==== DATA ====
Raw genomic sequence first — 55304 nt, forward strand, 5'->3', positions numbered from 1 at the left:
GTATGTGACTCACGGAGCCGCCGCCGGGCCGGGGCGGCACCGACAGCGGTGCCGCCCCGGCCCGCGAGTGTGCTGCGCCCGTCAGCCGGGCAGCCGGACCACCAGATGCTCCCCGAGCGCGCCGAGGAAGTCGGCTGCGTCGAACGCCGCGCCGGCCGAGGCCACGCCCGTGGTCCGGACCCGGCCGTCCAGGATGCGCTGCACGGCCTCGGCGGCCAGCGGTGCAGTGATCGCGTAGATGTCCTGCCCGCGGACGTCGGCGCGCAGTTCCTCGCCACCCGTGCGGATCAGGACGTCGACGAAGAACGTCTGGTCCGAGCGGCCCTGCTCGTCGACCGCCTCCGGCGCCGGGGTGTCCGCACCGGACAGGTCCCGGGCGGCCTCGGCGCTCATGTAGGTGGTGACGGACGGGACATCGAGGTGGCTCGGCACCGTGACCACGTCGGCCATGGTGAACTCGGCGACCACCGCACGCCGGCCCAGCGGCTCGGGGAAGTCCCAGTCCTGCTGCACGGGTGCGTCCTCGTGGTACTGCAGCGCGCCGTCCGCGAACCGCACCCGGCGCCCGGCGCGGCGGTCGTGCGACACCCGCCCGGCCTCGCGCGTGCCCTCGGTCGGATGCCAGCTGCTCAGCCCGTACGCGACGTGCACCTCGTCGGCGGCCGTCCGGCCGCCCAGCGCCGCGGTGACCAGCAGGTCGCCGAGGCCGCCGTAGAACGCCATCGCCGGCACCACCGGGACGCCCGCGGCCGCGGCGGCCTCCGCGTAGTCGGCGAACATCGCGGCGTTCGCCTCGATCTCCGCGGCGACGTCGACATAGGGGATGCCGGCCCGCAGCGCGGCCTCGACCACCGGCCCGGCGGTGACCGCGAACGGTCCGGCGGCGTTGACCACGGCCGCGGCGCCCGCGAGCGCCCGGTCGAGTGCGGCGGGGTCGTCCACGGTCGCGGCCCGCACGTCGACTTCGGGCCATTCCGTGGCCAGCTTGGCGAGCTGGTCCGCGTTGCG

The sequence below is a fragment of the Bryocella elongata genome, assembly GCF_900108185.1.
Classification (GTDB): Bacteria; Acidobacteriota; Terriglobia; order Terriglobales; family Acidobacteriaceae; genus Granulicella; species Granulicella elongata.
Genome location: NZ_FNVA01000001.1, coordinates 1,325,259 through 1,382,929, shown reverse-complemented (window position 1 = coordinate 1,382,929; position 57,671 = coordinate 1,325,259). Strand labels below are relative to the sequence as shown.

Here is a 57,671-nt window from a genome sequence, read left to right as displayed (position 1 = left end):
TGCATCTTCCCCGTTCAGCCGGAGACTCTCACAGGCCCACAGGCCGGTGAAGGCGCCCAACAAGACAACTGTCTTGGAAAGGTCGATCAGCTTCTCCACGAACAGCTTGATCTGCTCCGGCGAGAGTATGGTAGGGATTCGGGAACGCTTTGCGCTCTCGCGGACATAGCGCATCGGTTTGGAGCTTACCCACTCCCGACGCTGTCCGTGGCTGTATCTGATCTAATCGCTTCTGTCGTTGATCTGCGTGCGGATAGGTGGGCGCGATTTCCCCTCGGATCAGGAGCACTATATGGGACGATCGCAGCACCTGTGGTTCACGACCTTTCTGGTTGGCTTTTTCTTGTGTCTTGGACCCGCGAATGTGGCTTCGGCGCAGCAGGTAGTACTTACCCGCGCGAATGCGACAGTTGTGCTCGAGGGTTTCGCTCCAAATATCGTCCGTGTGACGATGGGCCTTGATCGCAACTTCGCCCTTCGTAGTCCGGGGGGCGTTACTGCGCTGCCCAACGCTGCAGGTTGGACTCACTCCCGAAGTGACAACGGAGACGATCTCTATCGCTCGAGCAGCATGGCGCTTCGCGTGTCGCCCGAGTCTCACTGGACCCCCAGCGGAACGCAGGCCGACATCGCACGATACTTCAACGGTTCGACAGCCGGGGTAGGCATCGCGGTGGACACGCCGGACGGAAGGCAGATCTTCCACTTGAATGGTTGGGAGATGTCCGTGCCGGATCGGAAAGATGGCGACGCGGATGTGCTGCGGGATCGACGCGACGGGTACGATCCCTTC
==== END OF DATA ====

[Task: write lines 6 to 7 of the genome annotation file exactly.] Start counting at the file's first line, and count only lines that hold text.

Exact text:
Here is a 57,671-nt window from a genome sequence, read left to right as displayed (position 1 = left end):
TGCATCTTCCCCGTTCAGCCGGAGACTCTCACAGGCCCACAGGCCGGTGAAGGCGCCCAACAAGACAACTGTCTTGGAAAGGTCGATCAGCTTCTCCACGAACAGCTTGATCTGCTCCGGCGAGAGTATGGTAGGGATTCGGGAACGCTTTGCGCTCTCGCGGACATAGCGCATCGGTTTGGAGCTTACCCACTCCCGACGCTGTCCGTGGCTGTATCTGATCTAATCGCTTCTGTCGTTGATCTGCGTGCGGATAGGTGGGCGCGATTTCCCCTCGGATCAGGAGCACTATATGGGACGATCGCAGCACCTGTGGTTCACGACCTTTCTGGTTGGCTTTTTCTTGTGTCTTGGACCCGCGAATGTGGCTTCGGCGCAGCAGGTAGTACTTACCCGCGCGAATGCGACAGTTGTGCTCGAGGGTTTCGCTCCAAATATCGTCCGTGTGACGATGGGCCTTGATCGCAACTTCGCCCTTCGTAGTCCGGGGGGCGTTACTGCGCTGCCCAACGCTGCAGGTTGGACTCACTCCCGAAGTGACAACGGAGACGATCTCTATCGCTCGAGCAGCATGGCGCTTCGCGTGTCGCCCGAGTCTCACTGGACCCCCAGCGGAACGCAGGCCGACATCGCACGATACTTCAACGGTTCGACAGCCGGGGTAGGCATCGCGGTGGACACGCCGGACGGAAGGCAGATCTTCCACTTGAATGGTTGGGAGATGTCCGTGCCGGATCGGAAAGATGGCGACGCGGATGTGCTGCGGGATCGACGCGACGGGTACGATCCCTTC